Her biggest obstacle was getting permission from her mother to post her songs online. Her mom stood firm in her conviction to protect her daughter’s childhood by not allowing her to share any music publicly until she was an adult. Of course, this delay infuriated the young artist, who was eager to get her name out there. For the next few years she obeyed reluctantly and continued to perform in school shows, building a healthy arsenal of unreleased projects. However, once she moved out and enrolled in college, she released her first project, ROYGBIV, on Soundcloud. “I’m going to do this [music] and start doing shows and stuff,” she recalls her conversation with her mom before hitting ‘publish.’
Reflecting on this delay, she’s grateful for the opportunity to have had a childhood not muddied by a career and the politics of the industry. Instead, she got the chance to focus on being a kid and its accompanying growing pains. Additionally, she adds, the independence and confidence in her craft cultivated during her early years as an unpublished musician validated her life’s purpose of wanting to be an artist. “I don’t think I was ever in the shadow of my mom. Musically, our music is completely different,” she says. “As I get older, I see more of her in myself, and so I also see more of her in my music.”
The now 26-year-old singer inevitably dropped out of college, due to losing her Hope scholarship that covered most her tuition due to truancy. “I wasn’t going to class and ended up failing a couple because I wasn’t there to get the grades,” she says. “And at that time, I was like, ‘dang, well I’m not about to pay for this.’” She pauses and laughs, adding, “…but I will pay for my microphone, which costs a bit less. And i just decided to take all of my energy and put it into music.”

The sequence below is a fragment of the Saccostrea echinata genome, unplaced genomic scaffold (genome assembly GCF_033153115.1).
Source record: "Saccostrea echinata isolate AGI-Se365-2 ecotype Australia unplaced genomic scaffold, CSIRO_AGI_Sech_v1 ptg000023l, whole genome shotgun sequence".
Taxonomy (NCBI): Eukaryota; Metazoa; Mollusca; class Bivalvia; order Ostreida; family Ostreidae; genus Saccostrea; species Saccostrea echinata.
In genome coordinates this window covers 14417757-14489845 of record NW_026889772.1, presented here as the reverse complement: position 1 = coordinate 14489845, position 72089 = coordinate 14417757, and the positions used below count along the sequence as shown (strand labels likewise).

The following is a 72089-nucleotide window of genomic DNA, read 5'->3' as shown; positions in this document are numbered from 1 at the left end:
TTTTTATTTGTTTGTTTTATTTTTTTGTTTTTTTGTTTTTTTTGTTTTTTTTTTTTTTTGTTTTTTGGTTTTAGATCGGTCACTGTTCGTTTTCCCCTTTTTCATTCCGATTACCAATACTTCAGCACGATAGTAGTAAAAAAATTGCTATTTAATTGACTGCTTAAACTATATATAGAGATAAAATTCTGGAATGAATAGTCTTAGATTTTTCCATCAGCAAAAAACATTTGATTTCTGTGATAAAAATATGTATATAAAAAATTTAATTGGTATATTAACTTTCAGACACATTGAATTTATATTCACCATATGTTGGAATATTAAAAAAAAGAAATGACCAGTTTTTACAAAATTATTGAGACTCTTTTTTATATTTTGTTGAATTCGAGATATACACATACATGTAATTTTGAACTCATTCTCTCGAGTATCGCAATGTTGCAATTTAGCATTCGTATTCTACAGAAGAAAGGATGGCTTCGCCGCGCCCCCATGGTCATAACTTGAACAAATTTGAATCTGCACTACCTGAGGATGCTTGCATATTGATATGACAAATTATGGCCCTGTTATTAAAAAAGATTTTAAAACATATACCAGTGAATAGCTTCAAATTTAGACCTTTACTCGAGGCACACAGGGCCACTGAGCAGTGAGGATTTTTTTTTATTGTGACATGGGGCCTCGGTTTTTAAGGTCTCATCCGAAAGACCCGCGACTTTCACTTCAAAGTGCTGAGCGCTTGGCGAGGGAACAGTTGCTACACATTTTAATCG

Drawing from her Atlanta community, both in support and inspiration, Baby Tate’s musical catalog touches influences from Gucci Mane and Ciara, to Ludacris – her fellow statesmen, she credits. “I can do anything that I want to do,” she says, “I can do hip-hop, r&b, soul music, and pop. I think that for me is the biggest takeaway from the amazing artists that are from Atlanta.” In addition, her nuclear community would also be her earliest cheerleaders at the start. While a recent drop out, and homeless, Farris spent nights living rent-free with friends, often for extended periods of time, with some even chipping in to pay for studio time.
“My sound is empowering,” she boasts, and Baby Tate is no novice when it comes to creativity. One of her earliest projects, Words with Tate, had song titles that ended in -tate, playing on her name. “I’ve always been very into conceptual projects and was getting creative.” Her 2015 debut EP, ROYBGIV explored feelings through color, each track dedicated to a hue of the rainbow. Since then, Farris self-released five additional EPs: XMAS (2016), Cuddy Buddy (2016), Boys (2018), Summer Lover (2018) and After the Rain (2020), and one studio album, Girls (2019), which grew her popularity.
When Baby Tate formally stepped into the music scene, she went by Yung Baby Tate. The decision to simplify to Baby Tate in 2021 represents her growing maturity. Wanting to keep the baby aspect as an homage to her everlasting youthful spirit (and face), she dropped yung. “I was getting a bit older and more mature… I’m pushing 30,” she jokes. “Baby Tate is just such a beautiful encapsulation of my energy, of who I am.”